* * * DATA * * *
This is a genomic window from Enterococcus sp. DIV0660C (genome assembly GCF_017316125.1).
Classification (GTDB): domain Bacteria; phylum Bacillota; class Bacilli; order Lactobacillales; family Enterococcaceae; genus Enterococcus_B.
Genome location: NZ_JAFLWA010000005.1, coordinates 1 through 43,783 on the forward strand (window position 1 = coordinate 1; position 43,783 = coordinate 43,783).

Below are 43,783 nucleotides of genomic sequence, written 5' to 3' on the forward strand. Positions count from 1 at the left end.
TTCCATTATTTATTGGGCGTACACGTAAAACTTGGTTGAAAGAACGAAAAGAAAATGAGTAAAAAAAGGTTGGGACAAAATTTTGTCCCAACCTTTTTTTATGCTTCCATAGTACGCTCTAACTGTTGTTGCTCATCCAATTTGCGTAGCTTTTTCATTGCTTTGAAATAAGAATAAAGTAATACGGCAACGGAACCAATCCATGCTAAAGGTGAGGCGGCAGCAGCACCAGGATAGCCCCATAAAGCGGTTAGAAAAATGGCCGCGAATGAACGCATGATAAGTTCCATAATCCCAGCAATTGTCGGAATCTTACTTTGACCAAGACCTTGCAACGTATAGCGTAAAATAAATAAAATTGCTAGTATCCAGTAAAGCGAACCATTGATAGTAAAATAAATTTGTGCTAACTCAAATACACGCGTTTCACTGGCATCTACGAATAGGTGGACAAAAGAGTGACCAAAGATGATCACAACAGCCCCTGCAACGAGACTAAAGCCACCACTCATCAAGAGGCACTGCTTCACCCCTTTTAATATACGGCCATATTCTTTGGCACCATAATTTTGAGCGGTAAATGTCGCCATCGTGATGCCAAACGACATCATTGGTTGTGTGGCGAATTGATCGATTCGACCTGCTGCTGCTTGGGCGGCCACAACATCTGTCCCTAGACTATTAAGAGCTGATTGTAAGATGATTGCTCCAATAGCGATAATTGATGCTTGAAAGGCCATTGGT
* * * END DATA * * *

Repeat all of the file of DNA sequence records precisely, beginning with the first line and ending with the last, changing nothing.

This is a genomic window from Enterococcus sp. DIV0660C (genome assembly GCF_017316125.1).
Classification (GTDB): domain Bacteria; phylum Bacillota; class Bacilli; order Lactobacillales; family Enterococcaceae; genus Enterococcus_B.
Genome location: NZ_JAFLWA010000005.1, coordinates 1 through 43,783 on the forward strand (window position 1 = coordinate 1; position 43,783 = coordinate 43,783).

Below are 43,783 nucleotides of genomic sequence, written 5' to 3' on the forward strand. Positions count from 1 at the left end.
TTCCATTATTTATTGGGCGTACACGTAAAACTTGGTTGAAAGAACGAAAAGAAAATGAGTAAAAAAAGGTTGGGACAAAATTTTGTCCCAACCTTTTTTTATGCTTCCATAGTACGCTCTAACTGTTGTTGCTCATCCAATTTGCGTAGCTTTTTCATTGCTTTGAAATAAGAATAAAGTAATACGGCAACGGAACCAATCCATGCTAAAGGTGAGGCGGCAGCAGCACCAGGATAGCCCCATAAAGCGGTTAGAAAAATGGCCGCGAATGAACGCATGATAAGTTCCATAATCCCAGCAATTGTCGGAATCTTACTTTGACCAAGACCTTGCAACGTATAGCGTAAAATAAATAAAATTGCTAGTATCCAGTAAAGCGAACCATTGATAGTAAAATAAATTTGTGCTAACTCAAATACACGCGTTTCACTGGCATCTACGAATAGGTGGACAAAAGAGTGACCAAAGATGATCACAACAGCCCCTGCAACGAGACTAAAGCCACCACTCATCAAGAGGCACTGCTTCACCCCTTTTAATATACGGCCATATTCTTTGGCACCATAATTTTGAGCGGTAAATGTCGCCATCGTGATGCCAAACGACATCATTGGTTGTGTGGCGAATTGATCGATTCGACCTGCTGCTGCTTGGGCGGCCACAACATCTGTCCCTAGACTATTAAGAGCTGATTGTAAGATGATTGCTCCAATAGCGATAATTGATGCTTGAAAGGCCATTGGT